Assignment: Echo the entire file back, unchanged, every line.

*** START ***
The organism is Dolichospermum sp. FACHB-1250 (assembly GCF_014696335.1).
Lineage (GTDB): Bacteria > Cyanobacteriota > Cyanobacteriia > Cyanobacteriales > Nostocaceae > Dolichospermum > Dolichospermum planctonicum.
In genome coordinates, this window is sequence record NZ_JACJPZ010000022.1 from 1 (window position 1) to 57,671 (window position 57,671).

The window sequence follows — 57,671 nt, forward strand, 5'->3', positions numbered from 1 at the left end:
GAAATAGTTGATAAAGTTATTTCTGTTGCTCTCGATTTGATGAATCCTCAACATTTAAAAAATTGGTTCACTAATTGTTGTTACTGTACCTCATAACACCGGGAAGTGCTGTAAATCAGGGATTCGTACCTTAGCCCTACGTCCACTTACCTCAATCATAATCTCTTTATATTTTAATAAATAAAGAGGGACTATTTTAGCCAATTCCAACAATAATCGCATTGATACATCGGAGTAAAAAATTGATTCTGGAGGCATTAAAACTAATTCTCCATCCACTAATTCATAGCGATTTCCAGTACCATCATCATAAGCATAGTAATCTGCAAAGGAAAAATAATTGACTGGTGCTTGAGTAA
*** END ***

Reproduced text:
The organism is Dolichospermum sp. FACHB-1250 (assembly GCF_014696335.1).
Lineage (GTDB): Bacteria > Cyanobacteriota > Cyanobacteriia > Cyanobacteriales > Nostocaceae > Dolichospermum > Dolichospermum planctonicum.
In genome coordinates, this window is sequence record NZ_JACJPZ010000022.1 from 1 (window position 1) to 57,671 (window position 57,671).

The window sequence follows — 57,671 nt, forward strand, 5'->3', positions numbered from 1 at the left end:
GAAATAGTTGATAAAGTTATTTCTGTTGCTCTCGATTTGATGAATCCTCAACATTTAAAAAATTGGTTCACTAATTGTTGTTACTGTACCTCATAACACCGGGAAGTGCTGTAAATCAGGGATTCGTACCTTAGCCCTACGTCCACTTACCTCAATCATAATCTCTTTATATTTTAATAAATAAAGAGGGACTATTTTAGCCAATTCCAACAATAATCGCATTGATACATCGGAGTAAAAAATTGATTCTGGAGGCATTAAAACTAATTCTCCATCCACTAATTCATAGCGATTTCCAGTACCATCATCATAAGCATAGTAATCTGCAAAGGAAAAATAATTGACTGGTGCTTGAGTAA